2013 Diana Kovtunova13.06.21.2-0.142510+0.9
2013 Ahmet Çabuk13.16.21.5+0.32739+0.9
2013 Antoan. Nikolova13.36.31.9+0.742510+0.9
2015 Vesna Vasić15.77.31.7+2.3913+0.9
2017 Luisa Schrempf10.85.22.1-0.854613+0.8
2013 Aliaks. Mamoika12.25.81.6-0.442510+0.8
2017 Alexandr Nadeev12.25.82.1+0.454614+0.8
2013 Vlad. Vanovskiy13.26.22.2+0.054612+0.8
2017 Liu Lisa13.16.12.0+1.454614+0.8
2015 Dušan Dimić14.96.92.2+1.04869+0.8
2013 Buras Boljiev11.45.41.7-0.33046+0.7
2016 Ban. Rastegari13.96.41.9+1.32737+0.7
2017 Nurzada Beissen10.95.01.5+0.03649+0.6
2016 Tatiana Fursova11.25.22.2-0.62737+0.6
2015 Jelena Vračević11.85.42.0+0.52437+0.6
2016 Jaf. Vatanparast12.35.61.6+1.13648+0.6
2017 Sergei Kozelkov12.45.71.3+0.136411+0.6
2017 Xiaobin Chen12.65.72.0+1.336411+0.6
2015 Viktor Nechaev13.36.01.9+0.12748+0.6
2017 Kseniia Wang13.86.21.6+1.036410+0.6
2016 Sed. Forootan13.96.31.2+2.8913+0.6
2013 Ek. Mendeleeva14.36.41.4+0.748511+0.6
2013 Timothy Timur9.84.52.1+0.31525+0.5
2017 Volha Uhnachova10.84.91.4+0.23649+0.5
2017 Michelle De Kock10.84.91.9-1.045511+0.5
2017 Chrisy Xiyu Du10.84.92.3-0.345510+0.5
2017 Polina Deviatova 11.05.02.1-0.745513 +0.5
2014 Nasko Stamenov11.65.22.2-0.63044+0.5
2013 Alexander Sigeev11.75.31.7-0.95469+0.5
2013 Emel Alğin11.95.42.0-0.357613+0.5
2013 Sergey Sabaev12.05.41.7-0.1913+0.5
2013 Özge Özşen12.45.62.0+0.236410+0.5
2013 Ayset Yurt Ece13.05.82.6+0.73349+0.5
2016 Som. Haj. Gooki15.16.72.3+2.44559+0.5
2013 Siarhei Seniuk11.25.01.6-0.842513+0.4
2016 Roya Pournejati12.55.51.5+0.233410+0.4
2013 Dursun Eser12.85.61.2+0.636410+0.4
2016 Zahra Yazdgerdi12.85.62.9-0.22437+0.4
2013 Louis D. Heyns13.25.81.6-0.342512+0.4
2016 Afshan Mohajeri14.16.22.8+1.42737+0.4
2013 Hakan Dal16.77.22.3+2.3612+0.4
2017 Murray Chisholm9.74.32.0-1.545513+0.3
2017 D. Permatasari12.05.22.3+0.754614+0.3
2013 Sergey Zelenin12.85.51.5+0.14259+0.3
2015 Kirill Volosnikov12.95.62.3-0.54569+0.3
2017 Qu Yanfu13.15.61.7+0.736411+0.3
2013 Ebru Ataşlar14.96.42.3+1.73649+0.3
2014 Vasilka Krasteva17.17.31.8+1.53954+0.3
2017 Ch.-Eung Ahn9.94.22.5-1.654611+0.2
2017 Li Ying10.24.41.5-0.71826+0.2
2017 Mar. Yavahchova11.95.11.8+0.845514+0.2
2015 Tatiana Besedina12.35.21.9-0.53957+0.2
2016 Mas. Tor. Azad13.35.62.2-0.151612+0.2
2015 Elena Chernova13.45.71.5+0.93648+0.2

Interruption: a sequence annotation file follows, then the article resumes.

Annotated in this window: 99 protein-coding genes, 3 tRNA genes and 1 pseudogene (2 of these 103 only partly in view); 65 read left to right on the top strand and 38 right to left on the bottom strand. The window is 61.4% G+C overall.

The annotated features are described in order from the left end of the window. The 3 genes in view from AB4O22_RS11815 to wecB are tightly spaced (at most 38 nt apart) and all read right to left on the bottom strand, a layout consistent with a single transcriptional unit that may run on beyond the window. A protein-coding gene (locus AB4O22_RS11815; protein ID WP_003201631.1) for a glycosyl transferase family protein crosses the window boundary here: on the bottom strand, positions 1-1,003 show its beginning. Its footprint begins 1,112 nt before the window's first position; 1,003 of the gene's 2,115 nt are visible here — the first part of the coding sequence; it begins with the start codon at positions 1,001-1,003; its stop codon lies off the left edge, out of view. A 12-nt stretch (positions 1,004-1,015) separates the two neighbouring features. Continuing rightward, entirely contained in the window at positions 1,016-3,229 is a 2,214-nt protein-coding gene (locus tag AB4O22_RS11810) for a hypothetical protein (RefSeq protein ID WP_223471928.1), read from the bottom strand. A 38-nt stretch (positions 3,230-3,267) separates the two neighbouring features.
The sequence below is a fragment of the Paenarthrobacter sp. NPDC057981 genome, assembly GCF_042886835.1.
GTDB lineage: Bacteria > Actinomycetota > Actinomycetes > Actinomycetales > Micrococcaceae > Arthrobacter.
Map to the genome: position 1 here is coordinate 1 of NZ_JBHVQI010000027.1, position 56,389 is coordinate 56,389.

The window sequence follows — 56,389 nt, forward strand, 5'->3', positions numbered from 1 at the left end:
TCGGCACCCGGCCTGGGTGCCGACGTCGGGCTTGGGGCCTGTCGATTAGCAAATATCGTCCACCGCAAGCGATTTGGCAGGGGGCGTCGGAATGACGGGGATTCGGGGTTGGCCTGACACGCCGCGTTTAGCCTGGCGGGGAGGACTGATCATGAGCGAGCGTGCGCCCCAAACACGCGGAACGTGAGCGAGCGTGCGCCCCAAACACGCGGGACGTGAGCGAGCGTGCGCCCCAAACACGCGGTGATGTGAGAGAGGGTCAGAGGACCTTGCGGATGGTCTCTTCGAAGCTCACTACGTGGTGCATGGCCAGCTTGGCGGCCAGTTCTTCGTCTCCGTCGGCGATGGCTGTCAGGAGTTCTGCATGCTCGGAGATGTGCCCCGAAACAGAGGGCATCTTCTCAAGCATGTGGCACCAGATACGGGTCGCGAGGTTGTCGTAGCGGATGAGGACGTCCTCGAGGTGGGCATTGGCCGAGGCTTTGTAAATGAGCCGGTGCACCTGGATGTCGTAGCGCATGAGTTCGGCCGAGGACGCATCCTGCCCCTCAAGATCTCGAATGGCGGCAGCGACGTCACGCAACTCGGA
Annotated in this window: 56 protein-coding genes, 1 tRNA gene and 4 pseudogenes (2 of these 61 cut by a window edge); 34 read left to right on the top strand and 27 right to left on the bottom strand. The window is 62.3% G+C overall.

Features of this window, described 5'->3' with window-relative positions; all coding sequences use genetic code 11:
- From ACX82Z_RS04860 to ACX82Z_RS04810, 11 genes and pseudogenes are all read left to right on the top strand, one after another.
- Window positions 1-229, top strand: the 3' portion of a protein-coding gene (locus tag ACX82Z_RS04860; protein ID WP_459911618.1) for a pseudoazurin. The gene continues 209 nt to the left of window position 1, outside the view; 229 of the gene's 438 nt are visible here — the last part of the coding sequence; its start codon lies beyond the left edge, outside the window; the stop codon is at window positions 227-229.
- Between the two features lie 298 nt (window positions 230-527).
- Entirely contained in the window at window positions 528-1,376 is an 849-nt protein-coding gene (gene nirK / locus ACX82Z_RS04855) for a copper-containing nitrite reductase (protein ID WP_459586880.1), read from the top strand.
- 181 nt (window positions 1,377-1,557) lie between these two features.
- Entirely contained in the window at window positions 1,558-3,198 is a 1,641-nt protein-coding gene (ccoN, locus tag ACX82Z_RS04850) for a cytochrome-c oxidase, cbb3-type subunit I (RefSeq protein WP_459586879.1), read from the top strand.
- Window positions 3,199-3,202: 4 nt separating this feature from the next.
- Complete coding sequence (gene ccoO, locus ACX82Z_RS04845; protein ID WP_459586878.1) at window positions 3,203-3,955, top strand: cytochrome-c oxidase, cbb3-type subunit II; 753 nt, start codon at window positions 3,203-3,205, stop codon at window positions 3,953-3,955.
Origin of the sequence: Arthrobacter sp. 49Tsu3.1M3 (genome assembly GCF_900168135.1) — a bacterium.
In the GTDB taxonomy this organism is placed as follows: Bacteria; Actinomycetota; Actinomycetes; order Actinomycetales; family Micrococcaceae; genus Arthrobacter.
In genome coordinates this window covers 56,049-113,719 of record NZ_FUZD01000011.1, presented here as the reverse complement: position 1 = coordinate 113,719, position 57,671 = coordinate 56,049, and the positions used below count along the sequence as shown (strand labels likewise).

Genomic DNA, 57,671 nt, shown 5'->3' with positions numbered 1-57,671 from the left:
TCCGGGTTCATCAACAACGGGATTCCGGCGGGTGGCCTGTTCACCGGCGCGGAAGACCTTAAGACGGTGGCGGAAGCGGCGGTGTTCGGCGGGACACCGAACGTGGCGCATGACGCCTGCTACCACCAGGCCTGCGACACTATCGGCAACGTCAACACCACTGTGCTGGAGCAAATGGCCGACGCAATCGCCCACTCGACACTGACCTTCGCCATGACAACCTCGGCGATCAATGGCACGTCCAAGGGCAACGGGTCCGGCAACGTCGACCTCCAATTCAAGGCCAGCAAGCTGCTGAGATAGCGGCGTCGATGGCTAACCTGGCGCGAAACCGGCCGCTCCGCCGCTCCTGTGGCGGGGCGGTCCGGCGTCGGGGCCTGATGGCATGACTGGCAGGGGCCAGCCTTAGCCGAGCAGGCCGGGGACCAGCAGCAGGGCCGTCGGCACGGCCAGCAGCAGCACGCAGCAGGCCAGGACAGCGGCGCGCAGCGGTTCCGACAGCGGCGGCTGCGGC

2016 Maryam Bahrami14.46.12.1+1.845510+0.2
2017 Florian Koch9.23.92.3-1.745511+0.1
2016 Milad Zangiabadi13.35.52.0+0.62437+0.1
2015 Yury Kartynnik10.44.21.3-0.92738+0.0
2016 M. R. Moghadam11.24.61.2+0.41524+0.0
2017 A. Chervinskaya11.94.91.8+0.045512+0.0
2013 Fatih Akay12.85.21.7-0.342510+0.0
2013 Vladimir Shiltsev13.45.52.6-0.51214+0.0
2015 Drag. Jovković15.46.31.9+2.12747+0.0
2017 T. Gachechiladze10.64.22.2-0.136410-0.1
2017 Bi Jun12.04.81.4+0.83649-0.1
2016 M. D. Aseman13.25.31.7+1.12738-0.1
2013 Marina Sergeeva13.55.41.5+0.351612-0.1
2017 Wang Jin13.55.41.8+1.554613-0.1
2016 A. Poostforush14.85.92.0+2.13957-0.1
2014 Elena Trufanova15.36.12.0+0.53954-0.1
2017 Cao Xuewei10.64.11.7+0.52738-0.2
2017 Li Bin11.14.32.0-0.42738-0.2
2015 Lucija Papa13.15.11.3+0.12135-0.2
2013 Pınar Aytar13.55.31.3+0.230410-0.2
2016 Hassan Eslahi13.65.41.8+0.83649-0.2
2017 Thomas Broger9.83.71.5-1.31826-0.3
2017 Chen Xi10.23.91.9-0.136411-0.3
2015 Oscar Rabinovich12.74.91.7-0.54867-0.3
2017 Song Feng11.84.41.3+0.32739-0.4
2013 Natalia Borodina12.34.61.1+0.03048-0.4
2017 Li Hong12.54.61.5+0.736411-0.5
2013 Necmettin Caner12.84.71.2-0.3913-0.5
2017 Li Peng10.13.21.8-0.52739-0.9
2013 Sertaç Eroğlu11.73.91.9+0.51525-0.9
2013 Sabahattin Esen15.04.81.1+1.6612-1.3
---Average12.35.62.0+0.03649+0.6
---Best records10.07.31.1+0.057614+2.3

  • Color-coded status tags reflect various roles of the IYNT Juror: violet tag is the Juror who acted as Chairperson while green tag is the Juror who did not act as Chairperson; blue tag is the independent Juror while red tag is the Team Leader who acted as Juror;
  • G⟩ is arithmetic mean of all Grades delivered during the IYNT;G⟩=(5+10+15)/3=10 is our target for any Juror to allow for uniform and equal weight grading scales throughout the parallel Groups; a majority of Jurors go above the taget;